31-7-1981 is the due date for filing the income-tax return for the asst. yr. 1981-82 under s. 139(1) of the IT Act. But no return was filed. Therefore, on 2-1-1982 a notice under s. 139(2) of the Act was issued to the petitioner calling upon him to file return of income within 30 days from the receipt of notice issued along with the summons. On 10-1-1982, the notice was served on the assessees assistant. On 20-1-1982 a letter together with summons was issued to the assessee to produce the account books and documents by 10-2-1982 but the same was returned by the postal authorities with the endorsement not available. Thereafter on 25-3-1982 a fresh notice under s. 139(2) was issued to the assessee calling for return of income. Along with the said notice, summons under s. 131 was also issued to the assessee for personal appearance. The notice under s. 139(2) was served by affixture. On 16-4-1982 a search under s. 132 of the Act was conducted at Madras at the business and residential premises of the petitioner. Summons under s. 131 of the Act was issued to the petitioner calling for books of counts and keys of the Godown on 21-5-1982 at the Income-tax officer, Madras. This was on 14-5-1982. Again on 22-5-1982, summons under s. 131 was issued fixing 28-5-1982 as the date for compliance. On 13-9-1982 summons under s. 131 was issued to the petitioner calling upon him to produce the keys of the various godowns and books of account and stock on 18-9-1982. On 17-9-1982 the reports of Income-tax Inspector duly supported by reports from two witnesses stating that the petitioner pretended as one Mahendar and even after being identified by two withnesses, he refused to accept the summons were issued by the department. On 10-1-1983 the petitioner was called upon to produce the keys of godowns on 20-1-1983 but the said letter was returned undelivered. On 22-4-1983, an application for extension of time filed in Form No. 6 for the asst. yrs. 1978-79 to 1982-83. On 24-5-1983, a search was made under s. 132 at the business and residential premises of the petitioner at Madras when he posed as his younger brother, Pawan Kumar. On 27-7-1983, search at the residence of the petitioner at Madras was made when again he posed as Pawan Kumar, but his identity was established with the help of C.B.I. Inspector who had taken him into custody early in November, 1982. On 18-8-1983, a letter was sent to the petitioner calling upon him to produce on 25-8-1983 the keys of all the godowns to enable the department to vacate the prohibitory order. This was acknowledged on 23-8-1983. On 26-8-1983 the petitioner sent a letter to the department stating that he is suffering from hypertension and low pressure and therefore he wants the hearing after 20 days. How ever, in September, 1983 the jurisdiction over the petitioners case was transferred to the ITO, Central Circle III, Madras. Thereafter, a letter dt. 26-10-1983 to the petitioner again calling upon him to produce on 14-11-1983 all the keys of the godown and to supply details to enable the department to vacate the prohibitory orders was issued. This was acknowledged on 30-10-1983. On 4-2-1984, a letter was issued to the petitioner calling for separate applications for each assessment year to consider the request on merits. On 4-2-1984 again a letter was issued to the assessee calling upon him to file his return. On 15-2-1984, the petitioner was informed of the date on which permission to inspect the seized documents was given, but the petitioner did not avail this opportunity. On 24-2-1984, the assessee informed the department of the filing of an application before the Settlement Commission and requested the department to keep the assessment pending. On 25-2-1984, a reply was sent to the assessee requiring him to file the return immediately as orders regarding the admissibility of the petition by the Settlement Commission had not been received. On the same date a notice under s. 142(1) was issued to the assessee calling upon him to produce the books of account and posting the case for hearing on 5-3-1984. On 5-3-1984 the assessee filed a 'nil' return with a covering letter without any statement, details etc. On the same day the assessee sent a letter requesting for one more opportunity. On 13-3-1984, the assessee was informed that the return filed by him was defective and that he should rectify the defects. The above letter was served by affixture. On 28-3-1984, the department was informed by a letter from Sri A. K. Dey, Advocate, that the income-tax proceedings have been staved by the Calcutta High Court. On 20-7-1984, a letter was issued to the petitioner informing him of the materials on which the assessment was proposed to be completed under s. 144 and calling for his objections by 31-7-1984, but this letter was returned as unclaimed and, therefore, served by affixture. On 22-8-1984. The assessee filed his objections to the proposals by his letter dt. 19-8-1984. On 5-9-1984, the High Court issued an injunction order restraining the department from taking further proceedings in pursuance of the letter dt. 20-7-1984. The injunction was vacated by the High Court on 6-10-1984. On 10-10-1984, the assessment proceedings concluded and assessment order was issued. There were certain writ proceedings in the High Court of Calcutta between the petitioner and the department as well, against which special leave petitions have also been preferred by the IT Department. The assessment is questioned on various ground as set out in the writ petition. For the purpose of making a prima facie case to hold that the petitioner is entitled to an injunction as prayed for by way of an interlocutory relief, Mr. V. P. Raman would urge that this is a case in which the writ jurisdiction of the High Court is not barred at all. Prima facie, the Order is barred by limitation in view of s. 153(a)(iii) and as long as the petitioners application before the Settlement Commission is pending which has been given a disposal yet, it would fall under s. 153 which prescribes the limitation for completion of assessment and re-assessment. It cannot be contended that under Explanation I, cl. (v) that there is an extension of the limitation. On the contrary, it is merely as exclusion of the limitation. Therefore, till that application is disposed of either way, the department cannot proceed to assess stating that it was getting time-barred on 31-3-1984. Even then when the petitioner sought inspection of the record on 15-2-1984, the letter addressed by the department reaches him on 18-2-1984. The anxiety of the department that the assessment was gatting barred was obvious in view of the letter dt. 25-2-1984 issued to him. That apart, a specific request was made by the petitioner to await the orders of the Settlement Commission on his application. If the departments interpretation were to be accepted, would happen is the assessee would suffer an assessment and will have to pay as per the orders of assessment and ultimately seek refund of the excess after the orders of the Settlement Commission. That certainly is an improper interpretation of the section. The second aspect of this case which requires interference by this Court under art. 226 in the order is clearly mala fide. It was the very ITO who passed the impugned assessment order who conducted the raid during April, 1982-July 1983. The petitioner was informed of the transfer to which immediately objection was taken. When there are several ITOs, there is absolutely no justification for not conceding the request of the petitioner that the case may not be dealt with by him. Then again, when a stay was asked for against the impugned order, the CIT rejects the said petition. A huge amount is sought to be recovered from the petitioner by way of tax which is nearly Rs. 7 crores. The figure is not only astronomical but also wholly imaginary. No assessee in India could ever have a turnover attracting this huge tax liability of nearly Rs. 8 crores. It cannot be contended on behalf of the department that this is a case to which s. 271(1)(c) would apply because the impugned order clearly shows that those proceedings are to be initiated yet. Besides, by the very letter of the petitioner dt. 5-3-1984 he made it very clear that he was filing the return only to save the period of limitation and not to enable to department to initiated penal proceedings under s. 27(1)(c) of the Act. Where therefore, the anxiety of the petitioner was to help the department it cannot now be contended that he was trying to cancel the particulars of his income. The nil return was to see that the limitation is saved. Beyond that the petitioner cannot be blamed in any manner. The further request of the petitioner is that the earlier proceedings between the parties should not be taken into account for safeguarding the liberty of the petitioner. Of course, every effort must be made to safeguard the interest of the revenue but it will be impossible to comply with the order of assessment because the normal commission that is available in the business is 0.25%. That has now been put at 25% of the commission which is unknown in this particular type of business. Lastly, it is added that without prejudice to the arguments of law the petitioner is prepared to place all his assets at the disposal of the department and is willing to give an undertaking that the properties will not be alienated and the appeal pending before the department may be taken up at an early date.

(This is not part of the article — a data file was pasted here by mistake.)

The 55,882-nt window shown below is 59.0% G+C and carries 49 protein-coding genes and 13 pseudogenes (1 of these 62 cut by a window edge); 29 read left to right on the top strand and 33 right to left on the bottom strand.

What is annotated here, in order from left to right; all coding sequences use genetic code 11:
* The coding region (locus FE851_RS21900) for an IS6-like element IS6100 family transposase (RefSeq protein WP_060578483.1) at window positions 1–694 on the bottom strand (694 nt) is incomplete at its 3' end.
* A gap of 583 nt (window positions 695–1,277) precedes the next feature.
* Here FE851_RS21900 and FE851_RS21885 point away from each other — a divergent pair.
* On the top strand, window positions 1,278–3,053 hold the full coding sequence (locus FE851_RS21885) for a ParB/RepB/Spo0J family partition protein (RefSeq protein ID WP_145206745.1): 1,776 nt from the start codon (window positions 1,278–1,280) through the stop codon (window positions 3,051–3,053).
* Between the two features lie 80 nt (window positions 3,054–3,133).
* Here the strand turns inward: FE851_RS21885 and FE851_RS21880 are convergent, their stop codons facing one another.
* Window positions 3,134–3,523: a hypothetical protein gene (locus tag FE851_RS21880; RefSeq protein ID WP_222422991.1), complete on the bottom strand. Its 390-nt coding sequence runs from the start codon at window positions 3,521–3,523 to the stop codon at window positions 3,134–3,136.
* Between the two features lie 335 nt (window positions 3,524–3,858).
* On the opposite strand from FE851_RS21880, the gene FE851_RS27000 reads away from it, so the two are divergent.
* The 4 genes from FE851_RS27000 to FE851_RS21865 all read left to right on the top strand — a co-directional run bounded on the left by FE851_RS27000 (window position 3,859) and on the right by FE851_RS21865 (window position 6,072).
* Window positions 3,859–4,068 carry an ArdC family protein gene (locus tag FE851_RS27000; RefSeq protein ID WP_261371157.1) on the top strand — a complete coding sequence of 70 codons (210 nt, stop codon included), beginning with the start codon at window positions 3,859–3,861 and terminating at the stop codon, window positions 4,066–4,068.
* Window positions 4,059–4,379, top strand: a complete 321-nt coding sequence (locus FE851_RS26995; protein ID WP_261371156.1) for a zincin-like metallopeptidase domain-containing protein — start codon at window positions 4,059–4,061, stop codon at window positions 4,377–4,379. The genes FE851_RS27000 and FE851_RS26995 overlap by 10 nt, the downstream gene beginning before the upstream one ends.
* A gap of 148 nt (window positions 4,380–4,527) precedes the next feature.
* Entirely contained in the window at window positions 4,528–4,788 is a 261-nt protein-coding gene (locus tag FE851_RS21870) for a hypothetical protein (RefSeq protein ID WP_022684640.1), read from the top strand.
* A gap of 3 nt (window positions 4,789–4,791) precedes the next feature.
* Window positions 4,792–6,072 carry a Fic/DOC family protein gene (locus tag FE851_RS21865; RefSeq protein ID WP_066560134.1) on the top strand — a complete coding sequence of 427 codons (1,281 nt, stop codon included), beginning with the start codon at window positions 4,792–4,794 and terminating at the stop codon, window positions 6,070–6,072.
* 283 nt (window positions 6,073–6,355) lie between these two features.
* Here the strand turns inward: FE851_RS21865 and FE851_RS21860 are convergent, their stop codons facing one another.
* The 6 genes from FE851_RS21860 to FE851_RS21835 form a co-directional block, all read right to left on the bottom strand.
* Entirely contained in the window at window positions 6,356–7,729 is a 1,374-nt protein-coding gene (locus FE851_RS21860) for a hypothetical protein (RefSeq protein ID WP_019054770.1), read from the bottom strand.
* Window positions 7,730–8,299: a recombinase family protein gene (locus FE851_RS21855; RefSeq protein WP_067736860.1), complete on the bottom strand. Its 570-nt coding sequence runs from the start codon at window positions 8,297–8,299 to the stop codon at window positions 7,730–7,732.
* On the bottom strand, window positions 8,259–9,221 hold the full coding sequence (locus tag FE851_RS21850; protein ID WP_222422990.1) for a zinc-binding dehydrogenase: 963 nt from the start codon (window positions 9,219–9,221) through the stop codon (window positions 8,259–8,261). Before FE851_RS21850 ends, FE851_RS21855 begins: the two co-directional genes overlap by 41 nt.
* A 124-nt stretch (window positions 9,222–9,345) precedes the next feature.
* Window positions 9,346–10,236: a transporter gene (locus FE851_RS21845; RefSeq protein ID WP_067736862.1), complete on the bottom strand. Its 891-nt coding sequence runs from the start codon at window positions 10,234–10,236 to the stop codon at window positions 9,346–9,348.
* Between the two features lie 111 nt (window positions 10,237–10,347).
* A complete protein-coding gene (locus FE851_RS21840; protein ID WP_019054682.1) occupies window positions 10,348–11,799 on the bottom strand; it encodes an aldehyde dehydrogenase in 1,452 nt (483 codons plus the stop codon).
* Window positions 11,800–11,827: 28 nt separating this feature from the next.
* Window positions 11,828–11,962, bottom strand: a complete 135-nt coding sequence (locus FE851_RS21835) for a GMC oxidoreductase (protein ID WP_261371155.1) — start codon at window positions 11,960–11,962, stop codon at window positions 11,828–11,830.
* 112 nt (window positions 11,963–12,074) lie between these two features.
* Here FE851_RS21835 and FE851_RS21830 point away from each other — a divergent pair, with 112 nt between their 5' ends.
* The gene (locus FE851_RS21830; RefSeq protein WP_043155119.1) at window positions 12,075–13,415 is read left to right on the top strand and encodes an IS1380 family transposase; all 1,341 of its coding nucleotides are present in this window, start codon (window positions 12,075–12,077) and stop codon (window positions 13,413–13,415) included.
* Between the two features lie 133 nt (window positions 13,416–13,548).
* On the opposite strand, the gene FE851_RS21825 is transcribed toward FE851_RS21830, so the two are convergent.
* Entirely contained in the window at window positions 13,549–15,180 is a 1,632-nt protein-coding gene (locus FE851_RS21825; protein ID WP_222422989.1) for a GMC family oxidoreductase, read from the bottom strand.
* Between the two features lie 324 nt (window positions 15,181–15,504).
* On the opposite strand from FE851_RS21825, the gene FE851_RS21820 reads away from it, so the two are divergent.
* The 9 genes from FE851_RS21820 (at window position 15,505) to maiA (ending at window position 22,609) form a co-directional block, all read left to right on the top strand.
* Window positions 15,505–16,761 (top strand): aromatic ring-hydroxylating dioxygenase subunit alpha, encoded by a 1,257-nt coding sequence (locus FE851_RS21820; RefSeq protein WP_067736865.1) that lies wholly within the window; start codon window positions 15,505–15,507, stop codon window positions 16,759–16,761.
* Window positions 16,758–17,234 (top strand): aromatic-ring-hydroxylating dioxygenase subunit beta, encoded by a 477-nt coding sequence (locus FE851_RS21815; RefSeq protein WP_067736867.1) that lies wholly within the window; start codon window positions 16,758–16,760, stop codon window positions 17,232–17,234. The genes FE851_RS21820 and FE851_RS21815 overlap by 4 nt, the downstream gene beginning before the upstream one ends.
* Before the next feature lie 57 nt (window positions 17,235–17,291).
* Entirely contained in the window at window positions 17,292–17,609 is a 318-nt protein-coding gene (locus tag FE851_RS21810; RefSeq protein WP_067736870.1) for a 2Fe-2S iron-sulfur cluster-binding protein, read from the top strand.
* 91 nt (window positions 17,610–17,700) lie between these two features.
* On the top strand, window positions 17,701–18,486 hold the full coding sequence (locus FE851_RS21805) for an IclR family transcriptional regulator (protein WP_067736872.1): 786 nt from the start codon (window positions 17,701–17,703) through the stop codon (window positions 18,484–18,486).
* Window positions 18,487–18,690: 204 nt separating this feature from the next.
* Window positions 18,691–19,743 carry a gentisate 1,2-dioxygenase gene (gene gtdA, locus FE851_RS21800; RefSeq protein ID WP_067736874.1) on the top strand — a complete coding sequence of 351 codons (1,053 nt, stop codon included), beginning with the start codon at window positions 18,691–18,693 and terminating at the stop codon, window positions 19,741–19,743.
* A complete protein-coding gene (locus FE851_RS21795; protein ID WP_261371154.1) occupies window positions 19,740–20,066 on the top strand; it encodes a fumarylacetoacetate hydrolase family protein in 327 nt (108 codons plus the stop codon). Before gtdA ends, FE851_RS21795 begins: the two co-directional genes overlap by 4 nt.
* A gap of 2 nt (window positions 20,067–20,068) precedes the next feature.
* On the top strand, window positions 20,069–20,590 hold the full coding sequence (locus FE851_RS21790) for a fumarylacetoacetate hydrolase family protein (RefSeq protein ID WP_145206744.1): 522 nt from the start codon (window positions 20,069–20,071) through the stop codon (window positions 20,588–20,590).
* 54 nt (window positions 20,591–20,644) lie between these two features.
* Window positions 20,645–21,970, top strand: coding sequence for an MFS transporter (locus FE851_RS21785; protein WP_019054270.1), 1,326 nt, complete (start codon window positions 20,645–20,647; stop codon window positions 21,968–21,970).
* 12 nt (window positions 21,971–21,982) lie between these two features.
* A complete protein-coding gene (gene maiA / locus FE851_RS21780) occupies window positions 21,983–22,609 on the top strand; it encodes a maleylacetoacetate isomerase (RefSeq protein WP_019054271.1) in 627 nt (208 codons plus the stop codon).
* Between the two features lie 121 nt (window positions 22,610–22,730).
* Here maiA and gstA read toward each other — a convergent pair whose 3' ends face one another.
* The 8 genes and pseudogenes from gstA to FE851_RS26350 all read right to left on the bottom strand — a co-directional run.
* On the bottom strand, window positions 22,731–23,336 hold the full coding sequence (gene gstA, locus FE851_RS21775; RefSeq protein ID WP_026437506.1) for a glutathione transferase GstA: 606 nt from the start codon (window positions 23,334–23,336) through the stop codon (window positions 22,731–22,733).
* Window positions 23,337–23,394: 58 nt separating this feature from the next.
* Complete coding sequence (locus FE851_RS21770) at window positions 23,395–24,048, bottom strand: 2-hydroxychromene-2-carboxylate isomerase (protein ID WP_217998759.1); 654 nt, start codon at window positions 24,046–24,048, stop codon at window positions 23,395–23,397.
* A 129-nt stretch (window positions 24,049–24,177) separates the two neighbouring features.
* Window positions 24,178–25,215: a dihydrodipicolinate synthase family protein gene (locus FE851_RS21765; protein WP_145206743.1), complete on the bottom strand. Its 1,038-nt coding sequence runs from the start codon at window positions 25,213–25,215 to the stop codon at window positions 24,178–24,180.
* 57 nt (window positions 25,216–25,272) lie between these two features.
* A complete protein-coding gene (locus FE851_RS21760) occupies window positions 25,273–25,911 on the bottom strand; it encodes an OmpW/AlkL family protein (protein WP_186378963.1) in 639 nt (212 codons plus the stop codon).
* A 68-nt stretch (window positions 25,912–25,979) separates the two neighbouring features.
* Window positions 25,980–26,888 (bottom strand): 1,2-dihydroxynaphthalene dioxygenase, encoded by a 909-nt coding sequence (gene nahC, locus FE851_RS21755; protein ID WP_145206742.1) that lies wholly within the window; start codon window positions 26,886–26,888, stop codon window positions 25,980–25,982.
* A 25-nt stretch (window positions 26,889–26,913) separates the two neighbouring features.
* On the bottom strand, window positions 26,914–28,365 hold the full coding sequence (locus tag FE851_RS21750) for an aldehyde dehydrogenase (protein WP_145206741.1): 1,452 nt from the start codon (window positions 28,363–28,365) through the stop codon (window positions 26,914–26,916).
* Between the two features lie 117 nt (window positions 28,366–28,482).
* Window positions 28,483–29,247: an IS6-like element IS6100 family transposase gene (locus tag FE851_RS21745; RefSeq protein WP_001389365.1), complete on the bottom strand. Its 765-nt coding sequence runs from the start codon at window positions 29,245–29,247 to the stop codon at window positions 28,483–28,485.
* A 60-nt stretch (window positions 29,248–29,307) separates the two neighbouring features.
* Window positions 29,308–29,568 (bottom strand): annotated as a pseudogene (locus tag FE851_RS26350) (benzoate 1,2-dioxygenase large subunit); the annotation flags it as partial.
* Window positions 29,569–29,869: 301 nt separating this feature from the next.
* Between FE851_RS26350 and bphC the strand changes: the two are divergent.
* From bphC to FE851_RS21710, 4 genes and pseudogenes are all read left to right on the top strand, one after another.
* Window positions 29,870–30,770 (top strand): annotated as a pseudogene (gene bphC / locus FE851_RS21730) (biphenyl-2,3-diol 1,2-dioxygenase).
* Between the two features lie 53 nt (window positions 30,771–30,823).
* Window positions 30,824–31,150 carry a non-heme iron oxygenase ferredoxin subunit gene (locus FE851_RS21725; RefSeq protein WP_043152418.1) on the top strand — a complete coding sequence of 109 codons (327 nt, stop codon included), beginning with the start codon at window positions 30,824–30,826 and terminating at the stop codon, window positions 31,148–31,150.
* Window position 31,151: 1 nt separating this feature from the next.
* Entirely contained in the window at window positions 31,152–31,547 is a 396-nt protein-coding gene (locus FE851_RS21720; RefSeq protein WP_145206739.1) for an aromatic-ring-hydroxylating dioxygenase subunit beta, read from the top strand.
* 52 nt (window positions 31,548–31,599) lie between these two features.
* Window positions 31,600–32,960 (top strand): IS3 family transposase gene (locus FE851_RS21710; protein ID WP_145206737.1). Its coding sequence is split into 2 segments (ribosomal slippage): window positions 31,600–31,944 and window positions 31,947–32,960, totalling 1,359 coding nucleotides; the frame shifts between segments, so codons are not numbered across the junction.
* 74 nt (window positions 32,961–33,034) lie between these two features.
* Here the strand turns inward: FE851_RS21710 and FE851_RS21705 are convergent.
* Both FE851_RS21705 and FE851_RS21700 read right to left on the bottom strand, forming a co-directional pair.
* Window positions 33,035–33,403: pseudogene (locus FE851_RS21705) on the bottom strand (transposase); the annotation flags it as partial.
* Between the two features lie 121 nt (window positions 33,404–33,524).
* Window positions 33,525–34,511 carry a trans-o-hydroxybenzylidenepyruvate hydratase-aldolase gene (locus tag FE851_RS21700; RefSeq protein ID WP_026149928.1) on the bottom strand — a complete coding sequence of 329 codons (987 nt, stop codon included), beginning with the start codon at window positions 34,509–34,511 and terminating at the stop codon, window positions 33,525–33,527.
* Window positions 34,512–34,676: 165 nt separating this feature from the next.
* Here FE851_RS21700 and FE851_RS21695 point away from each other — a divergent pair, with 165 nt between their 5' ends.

A part from the facts narrated by her earlier, Mrs. Nalini Chidambaram also took me through the various proceedings between the parties in the Calcutta High Court and the Superme Court. I may even now say that I am not concerned with those for the purpose of deciding whether I should make the interim injunction absolute or not.